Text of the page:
A time to quit
Experiences of smoking cessation support among people with severe mental illness
1 April 2020
People with severe mental illness are three times as likely to smoke than those without, and those who do smoke are more likely to be heavy smokers. This can lead to multiple physical health problems, and, tragically, an estimated 50% of deaths of people with severe mental illness are from smoking-related illnesses.
However, rates of wanting to quit are about the same as for the general population. A time to quit explores the experiences of people living with severe mental illness of being helped to stop smoking.
The report is produced by Centre for Mental Health, Rethink Mental Illness and the Association of Mental Health Providers. It was commissioned by the VCSE Health and Wellbeing Alliance (HWA), a partnership between the Department of Health, NHS England, and Public Health England, and 20 national voluntary sector organisations and consortia.
The report finds that people with severe mental illness who smoke are just as keen to quit as other smokers, but few get effective help. There are widespread myths that it is not possible or not safe for people with a mental illness to quit smoking.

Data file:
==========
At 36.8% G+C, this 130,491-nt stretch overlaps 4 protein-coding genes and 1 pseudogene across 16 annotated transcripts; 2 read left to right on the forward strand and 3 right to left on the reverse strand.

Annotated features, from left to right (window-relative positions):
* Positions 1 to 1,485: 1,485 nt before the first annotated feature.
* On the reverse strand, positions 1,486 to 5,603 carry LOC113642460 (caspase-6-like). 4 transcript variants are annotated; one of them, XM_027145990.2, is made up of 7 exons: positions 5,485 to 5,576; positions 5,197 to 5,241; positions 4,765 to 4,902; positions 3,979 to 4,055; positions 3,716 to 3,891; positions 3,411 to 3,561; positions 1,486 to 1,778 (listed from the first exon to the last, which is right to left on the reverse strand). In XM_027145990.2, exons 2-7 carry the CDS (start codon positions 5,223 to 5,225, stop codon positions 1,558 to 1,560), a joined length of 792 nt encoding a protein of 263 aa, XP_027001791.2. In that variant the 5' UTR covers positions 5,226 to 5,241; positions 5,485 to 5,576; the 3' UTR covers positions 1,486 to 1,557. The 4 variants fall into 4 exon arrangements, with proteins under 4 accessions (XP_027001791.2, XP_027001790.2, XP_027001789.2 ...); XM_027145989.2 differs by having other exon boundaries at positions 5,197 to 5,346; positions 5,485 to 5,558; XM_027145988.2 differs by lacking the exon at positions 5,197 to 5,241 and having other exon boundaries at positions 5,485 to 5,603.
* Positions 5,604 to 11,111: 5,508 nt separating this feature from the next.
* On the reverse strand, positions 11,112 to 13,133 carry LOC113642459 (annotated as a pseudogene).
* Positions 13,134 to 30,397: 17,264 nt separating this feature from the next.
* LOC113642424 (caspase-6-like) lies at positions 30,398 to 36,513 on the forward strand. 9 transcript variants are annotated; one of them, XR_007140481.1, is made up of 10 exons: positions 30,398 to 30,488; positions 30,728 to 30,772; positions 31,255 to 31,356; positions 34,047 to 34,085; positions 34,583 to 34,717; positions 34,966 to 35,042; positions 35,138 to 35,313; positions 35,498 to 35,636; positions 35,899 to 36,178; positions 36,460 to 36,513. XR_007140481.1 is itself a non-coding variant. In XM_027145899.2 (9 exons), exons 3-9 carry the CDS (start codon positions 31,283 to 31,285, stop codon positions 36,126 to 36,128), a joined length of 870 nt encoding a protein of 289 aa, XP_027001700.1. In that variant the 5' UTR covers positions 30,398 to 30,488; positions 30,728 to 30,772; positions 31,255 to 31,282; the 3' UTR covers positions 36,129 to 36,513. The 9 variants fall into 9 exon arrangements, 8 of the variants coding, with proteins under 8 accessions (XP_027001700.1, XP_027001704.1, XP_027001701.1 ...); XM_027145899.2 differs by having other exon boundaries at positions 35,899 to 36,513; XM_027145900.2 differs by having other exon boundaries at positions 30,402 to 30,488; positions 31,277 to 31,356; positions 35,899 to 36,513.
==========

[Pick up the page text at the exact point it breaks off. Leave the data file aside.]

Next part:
People with severe mental illness told us that they want more help to quit smoking, including help to find the right time for them, holistic and personalised support, access to the full range of effective therapies, support from social networks and incentives to reduce or quit smoking.
To help them to do this, it is important that health professionals are trained in how to support people with severe mental illness in smoking cessation techniques, for psychiatric medication to be adjusted when people stop smoking, and for ongoing help to be offered to sustain quit attempts.
We have worked with the above partners to produce a suite of resources to support individuals and teams wanting to learn more about severe mental illness and smoking cessation. You can download a quick guide for service users, a quick guide for practitioners, and a PowerPoint outlining the key issues.
Learn more about quitting smoking in the current coronavirus context: Today Is The Day
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